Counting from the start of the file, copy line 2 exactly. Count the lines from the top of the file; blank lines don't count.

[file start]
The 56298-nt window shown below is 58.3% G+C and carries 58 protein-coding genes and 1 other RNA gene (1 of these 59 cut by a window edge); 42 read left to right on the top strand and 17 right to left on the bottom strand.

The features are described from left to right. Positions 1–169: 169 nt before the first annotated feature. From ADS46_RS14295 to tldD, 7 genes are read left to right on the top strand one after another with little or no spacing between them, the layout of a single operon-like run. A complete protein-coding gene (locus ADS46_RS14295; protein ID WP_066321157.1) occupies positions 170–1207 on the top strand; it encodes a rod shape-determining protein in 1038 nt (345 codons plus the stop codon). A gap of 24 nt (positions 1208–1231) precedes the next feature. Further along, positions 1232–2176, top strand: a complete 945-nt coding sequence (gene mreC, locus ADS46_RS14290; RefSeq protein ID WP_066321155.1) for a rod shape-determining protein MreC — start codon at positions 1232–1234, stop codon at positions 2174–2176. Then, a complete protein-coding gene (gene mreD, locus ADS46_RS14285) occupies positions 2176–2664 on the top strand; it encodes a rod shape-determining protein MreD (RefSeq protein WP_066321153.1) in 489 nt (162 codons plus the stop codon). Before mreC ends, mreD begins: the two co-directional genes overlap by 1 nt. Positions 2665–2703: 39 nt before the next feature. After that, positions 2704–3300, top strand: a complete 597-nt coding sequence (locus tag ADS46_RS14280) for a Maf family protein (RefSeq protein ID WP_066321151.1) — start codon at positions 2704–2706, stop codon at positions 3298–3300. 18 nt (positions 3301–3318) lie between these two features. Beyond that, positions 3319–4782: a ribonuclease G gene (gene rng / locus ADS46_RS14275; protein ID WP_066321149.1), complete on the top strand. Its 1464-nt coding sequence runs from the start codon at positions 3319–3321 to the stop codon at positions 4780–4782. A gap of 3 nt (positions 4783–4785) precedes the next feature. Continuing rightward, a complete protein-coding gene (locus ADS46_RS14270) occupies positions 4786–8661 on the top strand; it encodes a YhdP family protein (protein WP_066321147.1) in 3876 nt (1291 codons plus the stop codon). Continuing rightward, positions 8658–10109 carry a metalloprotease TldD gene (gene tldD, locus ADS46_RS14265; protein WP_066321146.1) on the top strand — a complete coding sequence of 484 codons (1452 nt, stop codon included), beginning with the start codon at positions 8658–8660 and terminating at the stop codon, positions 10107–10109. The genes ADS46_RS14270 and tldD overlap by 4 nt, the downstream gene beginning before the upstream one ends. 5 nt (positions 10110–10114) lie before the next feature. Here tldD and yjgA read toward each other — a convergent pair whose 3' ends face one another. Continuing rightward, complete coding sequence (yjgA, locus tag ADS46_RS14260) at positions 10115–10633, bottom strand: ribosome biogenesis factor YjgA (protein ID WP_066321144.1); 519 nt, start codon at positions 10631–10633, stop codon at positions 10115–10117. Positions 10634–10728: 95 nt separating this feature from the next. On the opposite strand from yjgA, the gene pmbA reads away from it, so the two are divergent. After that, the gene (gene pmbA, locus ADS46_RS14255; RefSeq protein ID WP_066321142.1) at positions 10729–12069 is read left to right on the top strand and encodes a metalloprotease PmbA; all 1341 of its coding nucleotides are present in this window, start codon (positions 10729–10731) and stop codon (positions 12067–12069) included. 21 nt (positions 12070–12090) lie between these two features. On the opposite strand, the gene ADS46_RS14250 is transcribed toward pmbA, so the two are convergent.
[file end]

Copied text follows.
The features are described from left to right. Positions 1–169: 169 nt before the first annotated feature. From ADS46_RS14295 to tldD, 7 genes are read left to right on the top strand one after another with little or no spacing between them, the layout of a single operon-like run. A complete protein-coding gene (locus ADS46_RS14295; protein ID WP_066321157.1) occupies positions 170–1207 on the top strand; it encodes a rod shape-determining protein in 1038 nt (345 codons plus the stop codon). A gap of 24 nt (positions 1208–1231) precedes the next feature. Further along, positions 1232–2176, top strand: a complete 945-nt coding sequence (gene mreC, locus ADS46_RS14290; RefSeq protein ID WP_066321155.1) for a rod shape-determining protein MreC — start codon at positions 1232–1234, stop codon at positions 2174–2176. Then, a complete protein-coding gene (gene mreD, locus ADS46_RS14285) occupies positions 2176–2664 on the top strand; it encodes a rod shape-determining protein MreD (RefSeq protein WP_066321153.1) in 489 nt (162 codons plus the stop codon). Before mreC ends, mreD begins: the two co-directional genes overlap by 1 nt. Positions 2665–2703: 39 nt before the next feature. After that, positions 2704–3300, top strand: a complete 597-nt coding sequence (locus tag ADS46_RS14280) for a Maf family protein (RefSeq protein ID WP_066321151.1) — start codon at positions 2704–2706, stop codon at positions 3298–3300. 18 nt (positions 3301–3318) lie between these two features. Beyond that, positions 3319–4782: a ribonuclease G gene (gene rng / locus ADS46_RS14275; protein ID WP_066321149.1), complete on the top strand. Its 1464-nt coding sequence runs from the start codon at positions 3319–3321 to the stop codon at positions 4780–4782. A gap of 3 nt (positions 4783–4785) precedes the next feature. Continuing rightward, a complete protein-coding gene (locus ADS46_RS14270) occupies positions 4786–8661 on the top strand; it encodes a YhdP family protein (protein WP_066321147.1) in 3876 nt (1291 codons plus the stop codon). Continuing rightward, positions 8658–10109 carry a metalloprotease TldD gene (gene tldD, locus ADS46_RS14265; protein WP_066321146.1) on the top strand — a complete coding sequence of 484 codons (1452 nt, stop codon included), beginning with the start codon at positions 8658–8660 and terminating at the stop codon, positions 10107–10109. The genes ADS46_RS14270 and tldD overlap by 4 nt, the downstream gene beginning before the upstream one ends. 5 nt (positions 10110–10114) lie before the next feature. Here tldD and yjgA read toward each other — a convergent pair whose 3' ends face one another. Continuing rightward, complete coding sequence (yjgA, locus tag ADS46_RS14260) at positions 10115–10633, bottom strand: ribosome biogenesis factor YjgA (protein ID WP_066321144.1); 519 nt, start codon at positions 10631–10633, stop codon at positions 10115–10117. Positions 10634–10728: 95 nt separating this feature from the next. On the opposite strand from yjgA, the gene pmbA reads away from it, so the two are divergent. After that, the gene (gene pmbA, locus ADS46_RS14255; RefSeq protein ID WP_066321142.1) at positions 10729–12069 is read left to right on the top strand and encodes a metalloprotease PmbA; all 1341 of its coding nucleotides are present in this window, start codon (positions 10729–10731) and stop codon (positions 12067–12069) included. 21 nt (positions 12070–12090) lie between these two features. On the opposite strand, the gene ADS46_RS14250 is transcribed toward pmbA, so the two are convergent.